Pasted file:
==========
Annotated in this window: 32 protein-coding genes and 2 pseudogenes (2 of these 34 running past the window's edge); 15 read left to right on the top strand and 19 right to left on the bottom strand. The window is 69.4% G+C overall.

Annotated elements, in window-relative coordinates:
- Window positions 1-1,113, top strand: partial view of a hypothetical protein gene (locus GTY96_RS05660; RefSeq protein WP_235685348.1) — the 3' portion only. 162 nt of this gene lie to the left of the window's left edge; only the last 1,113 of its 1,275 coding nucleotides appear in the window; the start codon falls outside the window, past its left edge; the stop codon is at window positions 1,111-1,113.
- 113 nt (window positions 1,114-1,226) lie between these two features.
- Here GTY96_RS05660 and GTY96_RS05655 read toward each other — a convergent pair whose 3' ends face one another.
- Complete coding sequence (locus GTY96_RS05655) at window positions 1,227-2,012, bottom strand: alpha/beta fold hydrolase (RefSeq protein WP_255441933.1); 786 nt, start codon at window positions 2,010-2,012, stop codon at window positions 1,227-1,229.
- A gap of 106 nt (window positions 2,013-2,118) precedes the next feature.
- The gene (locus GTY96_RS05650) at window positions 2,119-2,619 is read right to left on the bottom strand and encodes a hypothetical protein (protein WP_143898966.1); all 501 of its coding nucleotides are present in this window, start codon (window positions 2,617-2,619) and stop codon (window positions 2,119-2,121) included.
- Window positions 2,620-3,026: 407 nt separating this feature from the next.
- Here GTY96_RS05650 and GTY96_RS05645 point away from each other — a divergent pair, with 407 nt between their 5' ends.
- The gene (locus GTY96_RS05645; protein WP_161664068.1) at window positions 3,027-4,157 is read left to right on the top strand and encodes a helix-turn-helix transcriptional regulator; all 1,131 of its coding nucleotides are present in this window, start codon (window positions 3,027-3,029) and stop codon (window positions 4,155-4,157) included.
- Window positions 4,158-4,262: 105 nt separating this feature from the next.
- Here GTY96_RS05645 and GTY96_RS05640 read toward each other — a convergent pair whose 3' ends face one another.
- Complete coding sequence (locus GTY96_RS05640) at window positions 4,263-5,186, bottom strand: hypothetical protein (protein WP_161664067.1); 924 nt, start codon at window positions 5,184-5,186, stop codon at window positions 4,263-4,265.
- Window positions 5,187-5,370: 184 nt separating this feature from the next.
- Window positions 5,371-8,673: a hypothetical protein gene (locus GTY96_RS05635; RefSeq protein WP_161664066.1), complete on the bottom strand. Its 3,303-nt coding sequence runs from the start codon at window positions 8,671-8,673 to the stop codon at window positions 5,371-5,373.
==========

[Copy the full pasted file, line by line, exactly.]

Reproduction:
Annotated in this window: 32 protein-coding genes and 2 pseudogenes (2 of these 34 running past the window's edge); 15 read left to right on the top strand and 19 right to left on the bottom strand. The window is 69.4% G+C overall.

Annotated elements, in window-relative coordinates:
- Window positions 1-1,113, top strand: partial view of a hypothetical protein gene (locus GTY96_RS05660; RefSeq protein WP_235685348.1) — the 3' portion only. 162 nt of this gene lie to the left of the window's left edge; only the last 1,113 of its 1,275 coding nucleotides appear in the window; the start codon falls outside the window, past its left edge; the stop codon is at window positions 1,111-1,113.
- 113 nt (window positions 1,114-1,226) lie between these two features.
- Here GTY96_RS05660 and GTY96_RS05655 read toward each other — a convergent pair whose 3' ends face one another.
- Complete coding sequence (locus GTY96_RS05655) at window positions 1,227-2,012, bottom strand: alpha/beta fold hydrolase (RefSeq protein WP_255441933.1); 786 nt, start codon at window positions 2,010-2,012, stop codon at window positions 1,227-1,229.
- A gap of 106 nt (window positions 2,013-2,118) precedes the next feature.
- The gene (locus GTY96_RS05650) at window positions 2,119-2,619 is read right to left on the bottom strand and encodes a hypothetical protein (protein WP_143898966.1); all 501 of its coding nucleotides are present in this window, start codon (window positions 2,617-2,619) and stop codon (window positions 2,119-2,121) included.
- Window positions 2,620-3,026: 407 nt separating this feature from the next.
- Here GTY96_RS05650 and GTY96_RS05645 point away from each other — a divergent pair, with 407 nt between their 5' ends.
- The gene (locus GTY96_RS05645; protein WP_161664068.1) at window positions 3,027-4,157 is read left to right on the top strand and encodes a helix-turn-helix transcriptional regulator; all 1,131 of its coding nucleotides are present in this window, start codon (window positions 3,027-3,029) and stop codon (window positions 4,155-4,157) included.
- Window positions 4,158-4,262: 105 nt separating this feature from the next.
- Here GTY96_RS05645 and GTY96_RS05640 read toward each other — a convergent pair whose 3' ends face one another.
- Complete coding sequence (locus GTY96_RS05640) at window positions 4,263-5,186, bottom strand: hypothetical protein (protein WP_161664067.1); 924 nt, start codon at window positions 5,184-5,186, stop codon at window positions 4,263-4,265.
- Window positions 5,187-5,370: 184 nt separating this feature from the next.
- Window positions 5,371-8,673: a hypothetical protein gene (locus GTY96_RS05635; RefSeq protein WP_161664066.1), complete on the bottom strand. Its 3,303-nt coding sequence runs from the start codon at window positions 8,671-8,673 to the stop codon at window positions 5,371-5,373.